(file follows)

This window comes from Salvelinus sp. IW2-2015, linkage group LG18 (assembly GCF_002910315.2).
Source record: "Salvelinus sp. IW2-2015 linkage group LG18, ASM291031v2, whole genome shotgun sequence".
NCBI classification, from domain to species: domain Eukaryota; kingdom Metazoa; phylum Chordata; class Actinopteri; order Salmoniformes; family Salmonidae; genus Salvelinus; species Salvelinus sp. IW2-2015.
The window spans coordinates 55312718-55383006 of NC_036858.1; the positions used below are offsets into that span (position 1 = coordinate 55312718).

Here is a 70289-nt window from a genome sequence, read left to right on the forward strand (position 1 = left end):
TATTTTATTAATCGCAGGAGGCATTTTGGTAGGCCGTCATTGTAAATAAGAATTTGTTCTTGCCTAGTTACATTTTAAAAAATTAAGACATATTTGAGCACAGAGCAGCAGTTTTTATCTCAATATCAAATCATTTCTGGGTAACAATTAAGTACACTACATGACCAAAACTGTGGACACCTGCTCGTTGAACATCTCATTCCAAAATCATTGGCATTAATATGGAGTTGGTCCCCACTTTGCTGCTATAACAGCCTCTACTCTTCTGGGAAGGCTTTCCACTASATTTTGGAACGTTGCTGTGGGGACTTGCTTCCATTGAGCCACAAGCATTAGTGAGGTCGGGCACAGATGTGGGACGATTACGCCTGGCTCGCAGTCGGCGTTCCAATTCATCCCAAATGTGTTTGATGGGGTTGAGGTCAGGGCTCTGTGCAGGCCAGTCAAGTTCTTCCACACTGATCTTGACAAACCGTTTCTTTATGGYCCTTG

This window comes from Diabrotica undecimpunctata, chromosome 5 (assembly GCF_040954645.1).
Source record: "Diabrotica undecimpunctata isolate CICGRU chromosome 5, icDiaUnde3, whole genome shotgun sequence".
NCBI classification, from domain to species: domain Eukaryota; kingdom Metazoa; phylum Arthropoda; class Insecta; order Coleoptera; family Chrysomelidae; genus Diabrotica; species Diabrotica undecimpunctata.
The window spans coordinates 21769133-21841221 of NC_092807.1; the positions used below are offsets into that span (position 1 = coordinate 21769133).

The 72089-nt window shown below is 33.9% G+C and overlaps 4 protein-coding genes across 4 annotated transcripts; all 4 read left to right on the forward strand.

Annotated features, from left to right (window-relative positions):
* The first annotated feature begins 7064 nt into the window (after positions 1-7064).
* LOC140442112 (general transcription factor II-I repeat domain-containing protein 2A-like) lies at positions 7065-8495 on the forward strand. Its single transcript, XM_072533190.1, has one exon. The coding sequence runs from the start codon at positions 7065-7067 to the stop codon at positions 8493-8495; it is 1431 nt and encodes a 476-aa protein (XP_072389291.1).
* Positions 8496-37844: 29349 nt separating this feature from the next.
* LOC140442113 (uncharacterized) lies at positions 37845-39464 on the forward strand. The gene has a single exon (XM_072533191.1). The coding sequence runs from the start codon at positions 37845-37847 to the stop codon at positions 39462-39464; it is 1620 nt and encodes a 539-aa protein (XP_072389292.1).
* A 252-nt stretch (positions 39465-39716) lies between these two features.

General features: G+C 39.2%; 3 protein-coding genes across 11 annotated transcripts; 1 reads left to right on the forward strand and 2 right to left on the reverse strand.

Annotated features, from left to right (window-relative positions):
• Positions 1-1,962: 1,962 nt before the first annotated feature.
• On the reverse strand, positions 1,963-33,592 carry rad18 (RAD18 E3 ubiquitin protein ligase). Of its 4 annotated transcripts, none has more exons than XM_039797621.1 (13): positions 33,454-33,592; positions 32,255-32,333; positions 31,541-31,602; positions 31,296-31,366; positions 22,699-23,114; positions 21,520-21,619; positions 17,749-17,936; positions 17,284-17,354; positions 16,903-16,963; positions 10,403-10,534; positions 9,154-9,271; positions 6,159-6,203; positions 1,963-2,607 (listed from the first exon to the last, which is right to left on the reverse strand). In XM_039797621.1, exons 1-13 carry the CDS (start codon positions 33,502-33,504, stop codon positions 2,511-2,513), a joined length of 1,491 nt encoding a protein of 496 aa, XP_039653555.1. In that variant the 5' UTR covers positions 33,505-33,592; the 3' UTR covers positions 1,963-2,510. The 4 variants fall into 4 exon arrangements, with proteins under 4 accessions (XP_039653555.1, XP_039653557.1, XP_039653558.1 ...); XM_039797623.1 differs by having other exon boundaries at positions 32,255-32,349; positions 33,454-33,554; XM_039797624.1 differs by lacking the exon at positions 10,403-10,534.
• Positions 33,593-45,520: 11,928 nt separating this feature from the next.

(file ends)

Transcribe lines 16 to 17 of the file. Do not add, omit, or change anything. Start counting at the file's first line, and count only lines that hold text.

* LOC140442113 (uncharacterized) lies at positions 37845-39464 on the forward strand. The gene has a single exon (XM_072533191.1). The coding sequence runs from the start codon at positions 37845-37847 to the stop codon at positions 39462-39464; it is 1620 nt and encodes a 539-aa protein (XP_072389292.1).
* A 252-nt stretch (positions 39465-39716) lies between these two features.